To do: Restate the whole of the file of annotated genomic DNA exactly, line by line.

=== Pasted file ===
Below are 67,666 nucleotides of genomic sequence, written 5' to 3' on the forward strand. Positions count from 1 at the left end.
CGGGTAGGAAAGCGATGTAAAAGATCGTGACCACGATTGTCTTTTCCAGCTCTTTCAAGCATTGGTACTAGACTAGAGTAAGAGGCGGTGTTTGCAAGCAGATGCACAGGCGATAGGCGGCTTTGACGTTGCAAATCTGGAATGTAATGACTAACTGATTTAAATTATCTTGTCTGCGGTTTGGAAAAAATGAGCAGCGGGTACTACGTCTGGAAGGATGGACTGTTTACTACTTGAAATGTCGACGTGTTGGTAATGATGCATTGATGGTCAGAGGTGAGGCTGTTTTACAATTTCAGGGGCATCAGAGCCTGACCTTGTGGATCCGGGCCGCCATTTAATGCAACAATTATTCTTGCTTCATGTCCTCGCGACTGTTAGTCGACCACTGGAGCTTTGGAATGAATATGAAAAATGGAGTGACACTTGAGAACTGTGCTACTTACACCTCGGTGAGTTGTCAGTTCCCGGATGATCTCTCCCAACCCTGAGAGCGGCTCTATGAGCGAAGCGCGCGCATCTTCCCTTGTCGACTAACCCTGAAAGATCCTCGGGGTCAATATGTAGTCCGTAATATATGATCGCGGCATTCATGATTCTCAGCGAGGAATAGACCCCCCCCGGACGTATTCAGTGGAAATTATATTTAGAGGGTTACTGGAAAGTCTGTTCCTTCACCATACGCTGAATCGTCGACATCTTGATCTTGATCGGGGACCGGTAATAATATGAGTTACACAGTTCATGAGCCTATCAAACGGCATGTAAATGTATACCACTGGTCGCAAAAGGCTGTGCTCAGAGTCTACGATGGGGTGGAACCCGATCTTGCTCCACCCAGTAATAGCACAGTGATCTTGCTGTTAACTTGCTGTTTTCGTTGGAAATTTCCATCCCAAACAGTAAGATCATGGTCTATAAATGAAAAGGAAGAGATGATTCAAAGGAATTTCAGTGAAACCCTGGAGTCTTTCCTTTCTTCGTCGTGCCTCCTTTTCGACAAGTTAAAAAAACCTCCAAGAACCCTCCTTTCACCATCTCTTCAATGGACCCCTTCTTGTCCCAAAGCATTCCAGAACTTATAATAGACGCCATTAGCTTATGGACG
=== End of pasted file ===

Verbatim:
Below are 67,666 nucleotides of genomic sequence, written 5' to 3' on the forward strand. Positions count from 1 at the left end.
CGGGTAGGAAAGCGATGTAAAAGATCGTGACCACGATTGTCTTTTCCAGCTCTTTCAAGCATTGGTACTAGACTAGAGTAAGAGGCGGTGTTTGCAAGCAGATGCACAGGCGATAGGCGGCTTTGACGTTGCAAATCTGGAATGTAATGACTAACTGATTTAAATTATCTTGTCTGCGGTTTGGAAAAAATGAGCAGCGGGTACTACGTCTGGAAGGATGGACTGTTTACTACTTGAAATGTCGACGTGTTGGTAATGATGCATTGATGGTCAGAGGTGAGGCTGTTTTACAATTTCAGGGGCATCAGAGCCTGACCTTGTGGATCCGGGCCGCCATTTAATGCAACAATTATTCTTGCTTCATGTCCTCGCGACTGTTAGTCGACCACTGGAGCTTTGGAATGAATATGAAAAATGGAGTGACACTTGAGAACTGTGCTACTTACACCTCGGTGAGTTGTCAGTTCCCGGATGATCTCTCCCAACCCTGAGAGCGGCTCTATGAGCGAAGCGCGCGCATCTTCCCTTGTCGACTAACCCTGAAAGATCCTCGGGGTCAATATGTAGTCCGTAATATATGATCGCGGCATTCATGATTCTCAGCGAGGAATAGACCCCCCCCGGACGTATTCAGTGGAAATTATATTTAGAGGGTTACTGGAAAGTCTGTTCCTTCACCATACGCTGAATCGTCGACATCTTGATCTTGATCGGGGACCGGTAATAATATGAGTTACACAGTTCATGAGCCTATCAAACGGCATGTAAATGTATACCACTGGTCGCAAAAGGCTGTGCTCAGAGTCTACGATGGGGTGGAACCCGATCTTGCTCCACCCAGTAATAGCACAGTGATCTTGCTGTTAACTTGCTGTTTTCGTTGGAAATTTCCATCCCAAACAGTAAGATCATGGTCTATAAATGAAAAGGAAGAGATGATTCAAAGGAATTTCAGTGAAACCCTGGAGTCTTTCCTTTCTTCGTCGTGCCTCCTTTTCGACAAGTTAAAAAAACCTCCAAGAACCCTCCTTTCACCATCTCTTCAATGGACCCCTTCTTGTCCCAAAGCATTCCAGAACTTATAATAGACGCCATTAGCTTATGGACG